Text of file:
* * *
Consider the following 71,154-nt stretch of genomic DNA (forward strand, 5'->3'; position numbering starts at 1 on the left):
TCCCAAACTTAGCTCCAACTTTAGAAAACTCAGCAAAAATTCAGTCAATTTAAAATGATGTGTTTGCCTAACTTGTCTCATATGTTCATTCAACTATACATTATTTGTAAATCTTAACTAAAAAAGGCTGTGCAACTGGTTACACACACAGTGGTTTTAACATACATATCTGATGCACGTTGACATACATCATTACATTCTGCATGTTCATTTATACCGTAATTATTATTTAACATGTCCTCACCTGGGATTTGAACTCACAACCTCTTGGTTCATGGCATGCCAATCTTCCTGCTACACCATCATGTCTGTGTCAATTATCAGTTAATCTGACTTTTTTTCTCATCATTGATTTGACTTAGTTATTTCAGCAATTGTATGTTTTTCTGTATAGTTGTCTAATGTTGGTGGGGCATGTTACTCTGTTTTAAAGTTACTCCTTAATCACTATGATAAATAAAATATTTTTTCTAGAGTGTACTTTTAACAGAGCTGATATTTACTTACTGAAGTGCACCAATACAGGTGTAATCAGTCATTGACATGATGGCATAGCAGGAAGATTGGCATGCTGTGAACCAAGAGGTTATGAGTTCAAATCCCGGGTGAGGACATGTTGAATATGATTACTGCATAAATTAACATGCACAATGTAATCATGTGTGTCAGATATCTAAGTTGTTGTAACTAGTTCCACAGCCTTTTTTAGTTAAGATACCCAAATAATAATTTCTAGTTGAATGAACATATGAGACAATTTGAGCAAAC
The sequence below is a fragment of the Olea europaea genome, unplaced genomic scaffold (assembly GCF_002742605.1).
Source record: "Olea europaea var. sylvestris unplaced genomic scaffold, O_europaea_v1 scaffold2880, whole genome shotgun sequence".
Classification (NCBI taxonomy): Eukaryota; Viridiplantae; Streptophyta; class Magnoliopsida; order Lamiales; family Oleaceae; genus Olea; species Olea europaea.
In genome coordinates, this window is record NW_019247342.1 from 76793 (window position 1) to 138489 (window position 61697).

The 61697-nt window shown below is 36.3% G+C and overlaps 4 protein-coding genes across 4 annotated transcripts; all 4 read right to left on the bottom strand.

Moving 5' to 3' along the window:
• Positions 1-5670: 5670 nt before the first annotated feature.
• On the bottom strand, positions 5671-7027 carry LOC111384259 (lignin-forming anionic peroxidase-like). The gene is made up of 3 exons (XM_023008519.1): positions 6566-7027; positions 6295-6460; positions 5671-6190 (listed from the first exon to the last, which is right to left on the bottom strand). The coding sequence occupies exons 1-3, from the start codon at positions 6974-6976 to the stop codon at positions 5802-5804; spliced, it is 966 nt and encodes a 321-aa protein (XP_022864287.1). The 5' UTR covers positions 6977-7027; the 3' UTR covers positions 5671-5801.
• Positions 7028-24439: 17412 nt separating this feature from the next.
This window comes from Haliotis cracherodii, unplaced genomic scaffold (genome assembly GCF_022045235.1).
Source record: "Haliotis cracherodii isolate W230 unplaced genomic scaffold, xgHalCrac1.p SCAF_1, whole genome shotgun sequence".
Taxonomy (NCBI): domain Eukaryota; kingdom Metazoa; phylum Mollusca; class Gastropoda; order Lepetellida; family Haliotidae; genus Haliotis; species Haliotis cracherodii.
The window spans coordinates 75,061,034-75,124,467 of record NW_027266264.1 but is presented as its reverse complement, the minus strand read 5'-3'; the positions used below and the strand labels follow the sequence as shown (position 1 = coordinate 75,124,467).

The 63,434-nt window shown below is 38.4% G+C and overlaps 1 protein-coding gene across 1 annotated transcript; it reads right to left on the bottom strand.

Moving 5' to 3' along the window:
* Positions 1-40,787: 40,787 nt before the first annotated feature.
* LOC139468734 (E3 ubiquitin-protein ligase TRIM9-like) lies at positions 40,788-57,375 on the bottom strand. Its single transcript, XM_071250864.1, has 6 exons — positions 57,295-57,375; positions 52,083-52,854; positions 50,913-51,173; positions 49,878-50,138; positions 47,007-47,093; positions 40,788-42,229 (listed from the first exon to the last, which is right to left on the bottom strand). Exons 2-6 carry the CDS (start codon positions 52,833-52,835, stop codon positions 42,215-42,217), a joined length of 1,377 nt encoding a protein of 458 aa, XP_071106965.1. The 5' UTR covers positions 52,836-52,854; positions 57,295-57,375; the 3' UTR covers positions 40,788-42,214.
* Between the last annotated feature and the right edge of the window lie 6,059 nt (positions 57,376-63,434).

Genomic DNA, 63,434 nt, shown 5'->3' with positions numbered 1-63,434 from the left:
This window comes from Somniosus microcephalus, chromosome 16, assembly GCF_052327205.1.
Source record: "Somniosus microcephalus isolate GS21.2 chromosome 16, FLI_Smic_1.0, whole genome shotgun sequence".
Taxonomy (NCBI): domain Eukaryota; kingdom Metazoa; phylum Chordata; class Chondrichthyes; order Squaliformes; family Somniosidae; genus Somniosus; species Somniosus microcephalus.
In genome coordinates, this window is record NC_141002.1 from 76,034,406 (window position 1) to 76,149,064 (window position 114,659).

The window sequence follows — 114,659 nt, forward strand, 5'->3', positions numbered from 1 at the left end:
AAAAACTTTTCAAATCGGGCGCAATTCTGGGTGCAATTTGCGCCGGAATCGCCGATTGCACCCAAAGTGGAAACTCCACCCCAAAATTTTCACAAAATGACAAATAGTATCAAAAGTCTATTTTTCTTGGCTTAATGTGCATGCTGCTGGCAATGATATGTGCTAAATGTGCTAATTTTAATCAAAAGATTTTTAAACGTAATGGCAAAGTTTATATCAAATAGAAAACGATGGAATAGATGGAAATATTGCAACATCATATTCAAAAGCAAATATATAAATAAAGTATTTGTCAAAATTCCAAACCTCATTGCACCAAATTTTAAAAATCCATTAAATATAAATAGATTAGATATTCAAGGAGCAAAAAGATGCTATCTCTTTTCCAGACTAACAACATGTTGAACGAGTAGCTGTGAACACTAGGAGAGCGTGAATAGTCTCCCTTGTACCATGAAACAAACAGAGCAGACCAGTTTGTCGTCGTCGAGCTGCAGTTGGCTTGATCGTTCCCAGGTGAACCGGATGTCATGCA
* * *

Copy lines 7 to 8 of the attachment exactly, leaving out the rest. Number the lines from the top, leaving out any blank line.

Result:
The 61697-nt window shown below is 36.3% G+C and overlaps 4 protein-coding genes across 4 annotated transcripts; all 4 read right to left on the bottom strand.

Moving 5' to 3' along the window: